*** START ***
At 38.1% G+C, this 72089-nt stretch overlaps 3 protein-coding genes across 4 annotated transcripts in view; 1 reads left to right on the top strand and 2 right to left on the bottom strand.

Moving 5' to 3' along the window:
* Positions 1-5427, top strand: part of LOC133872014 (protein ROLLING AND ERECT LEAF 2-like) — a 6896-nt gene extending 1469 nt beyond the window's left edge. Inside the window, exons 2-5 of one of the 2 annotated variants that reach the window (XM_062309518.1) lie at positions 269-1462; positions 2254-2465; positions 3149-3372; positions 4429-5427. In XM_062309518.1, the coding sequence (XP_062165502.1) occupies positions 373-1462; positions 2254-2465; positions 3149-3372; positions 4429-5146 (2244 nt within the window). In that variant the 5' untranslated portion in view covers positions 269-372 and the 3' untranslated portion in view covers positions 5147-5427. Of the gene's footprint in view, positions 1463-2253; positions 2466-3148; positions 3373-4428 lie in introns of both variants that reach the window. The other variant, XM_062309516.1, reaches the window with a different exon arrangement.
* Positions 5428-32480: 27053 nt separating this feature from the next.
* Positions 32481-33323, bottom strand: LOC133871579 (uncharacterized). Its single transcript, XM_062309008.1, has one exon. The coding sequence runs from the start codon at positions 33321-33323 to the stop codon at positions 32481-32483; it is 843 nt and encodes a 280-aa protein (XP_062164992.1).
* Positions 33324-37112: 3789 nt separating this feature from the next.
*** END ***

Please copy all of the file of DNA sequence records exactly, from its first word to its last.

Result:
At 38.1% G+C, this 72089-nt stretch overlaps 3 protein-coding genes across 4 annotated transcripts in view; 1 reads left to right on the top strand and 2 right to left on the bottom strand.

Moving 5' to 3' along the window:
* Positions 1-5427, top strand: part of LOC133872014 (protein ROLLING AND ERECT LEAF 2-like) — a 6896-nt gene extending 1469 nt beyond the window's left edge. Inside the window, exons 2-5 of one of the 2 annotated variants that reach the window (XM_062309518.1) lie at positions 269-1462; positions 2254-2465; positions 3149-3372; positions 4429-5427. In XM_062309518.1, the coding sequence (XP_062165502.1) occupies positions 373-1462; positions 2254-2465; positions 3149-3372; positions 4429-5146 (2244 nt within the window). In that variant the 5' untranslated portion in view covers positions 269-372 and the 3' untranslated portion in view covers positions 5147-5427. Of the gene's footprint in view, positions 1463-2253; positions 2466-3148; positions 3373-4428 lie in introns of both variants that reach the window. The other variant, XM_062309516.1, reaches the window with a different exon arrangement.
* Positions 5428-32480: 27053 nt separating this feature from the next.
* Positions 32481-33323, bottom strand: LOC133871579 (uncharacterized). Its single transcript, XM_062309008.1, has one exon. The coding sequence runs from the start codon at positions 33321-33323 to the stop codon at positions 32481-32483; it is 843 nt and encodes a 280-aa protein (XP_062164992.1).
* Positions 33324-37112: 3789 nt separating this feature from the next.